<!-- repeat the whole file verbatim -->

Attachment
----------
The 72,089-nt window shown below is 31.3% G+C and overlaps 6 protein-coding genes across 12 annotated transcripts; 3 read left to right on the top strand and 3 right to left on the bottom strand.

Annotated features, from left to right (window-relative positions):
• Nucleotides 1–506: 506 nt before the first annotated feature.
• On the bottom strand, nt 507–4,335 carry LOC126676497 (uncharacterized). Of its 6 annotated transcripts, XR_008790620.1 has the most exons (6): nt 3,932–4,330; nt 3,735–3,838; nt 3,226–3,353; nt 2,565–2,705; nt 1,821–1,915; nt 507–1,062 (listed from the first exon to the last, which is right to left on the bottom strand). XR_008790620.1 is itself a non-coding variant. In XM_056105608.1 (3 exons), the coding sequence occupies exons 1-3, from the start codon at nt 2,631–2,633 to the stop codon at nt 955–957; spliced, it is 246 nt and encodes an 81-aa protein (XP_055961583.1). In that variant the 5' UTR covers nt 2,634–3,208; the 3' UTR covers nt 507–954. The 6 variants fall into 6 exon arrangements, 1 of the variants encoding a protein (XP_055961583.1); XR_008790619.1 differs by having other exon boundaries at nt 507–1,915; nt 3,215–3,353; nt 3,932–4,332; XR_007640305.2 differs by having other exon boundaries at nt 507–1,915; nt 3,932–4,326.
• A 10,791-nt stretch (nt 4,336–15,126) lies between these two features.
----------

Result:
The 72,089-nt window shown below is 31.3% G+C and overlaps 6 protein-coding genes across 12 annotated transcripts; 3 read left to right on the top strand and 3 right to left on the bottom strand.

Annotated features, from left to right (window-relative positions):
• Nucleotides 1–506: 506 nt before the first annotated feature.
• On the bottom strand, nt 507–4,335 carry LOC126676497 (uncharacterized). Of its 6 annotated transcripts, XR_008790620.1 has the most exons (6): nt 3,932–4,330; nt 3,735–3,838; nt 3,226–3,353; nt 2,565–2,705; nt 1,821–1,915; nt 507–1,062 (listed from the first exon to the last, which is right to left on the bottom strand). XR_008790620.1 is itself a non-coding variant. In XM_056105608.1 (3 exons), the coding sequence occupies exons 1-3, from the start codon at nt 2,631–2,633 to the stop codon at nt 955–957; spliced, it is 246 nt and encodes an 81-aa protein (XP_055961583.1). In that variant the 5' UTR covers nt 2,634–3,208; the 3' UTR covers nt 507–954. The 6 variants fall into 6 exon arrangements, 1 of the variants encoding a protein (XP_055961583.1); XR_008790619.1 differs by having other exon boundaries at nt 507–1,915; nt 3,215–3,353; nt 3,932–4,332; XR_007640305.2 differs by having other exon boundaries at nt 507–1,915; nt 3,932–4,326.
• A 10,791-nt stretch (nt 4,336–15,126) lies between these two features.